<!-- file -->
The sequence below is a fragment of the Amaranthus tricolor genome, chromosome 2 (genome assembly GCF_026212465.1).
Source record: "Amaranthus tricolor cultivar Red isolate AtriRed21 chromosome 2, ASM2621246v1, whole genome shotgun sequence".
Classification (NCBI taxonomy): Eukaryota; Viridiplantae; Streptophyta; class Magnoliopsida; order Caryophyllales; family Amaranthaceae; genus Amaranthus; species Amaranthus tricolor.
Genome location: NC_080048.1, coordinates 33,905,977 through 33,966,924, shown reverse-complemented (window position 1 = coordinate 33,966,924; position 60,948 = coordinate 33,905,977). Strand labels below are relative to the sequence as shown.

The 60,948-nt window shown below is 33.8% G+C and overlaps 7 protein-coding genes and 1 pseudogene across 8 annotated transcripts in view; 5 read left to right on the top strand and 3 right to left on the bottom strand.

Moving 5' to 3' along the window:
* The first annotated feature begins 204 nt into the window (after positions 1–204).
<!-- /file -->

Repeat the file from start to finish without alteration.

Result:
The sequence below is a fragment of the Amaranthus tricolor genome, chromosome 2 (genome assembly GCF_026212465.1).
Source record: "Amaranthus tricolor cultivar Red isolate AtriRed21 chromosome 2, ASM2621246v1, whole genome shotgun sequence".
Classification (NCBI taxonomy): Eukaryota; Viridiplantae; Streptophyta; class Magnoliopsida; order Caryophyllales; family Amaranthaceae; genus Amaranthus; species Amaranthus tricolor.
Genome location: NC_080048.1, coordinates 33,905,977 through 33,966,924, shown reverse-complemented (window position 1 = coordinate 33,966,924; position 60,948 = coordinate 33,905,977). Strand labels below are relative to the sequence as shown.

The 60,948-nt window shown below is 33.8% G+C and overlaps 7 protein-coding genes and 1 pseudogene across 8 annotated transcripts in view; 5 read left to right on the top strand and 3 right to left on the bottom strand.

Moving 5' to 3' along the window:
* The first annotated feature begins 204 nt into the window (after positions 1–204).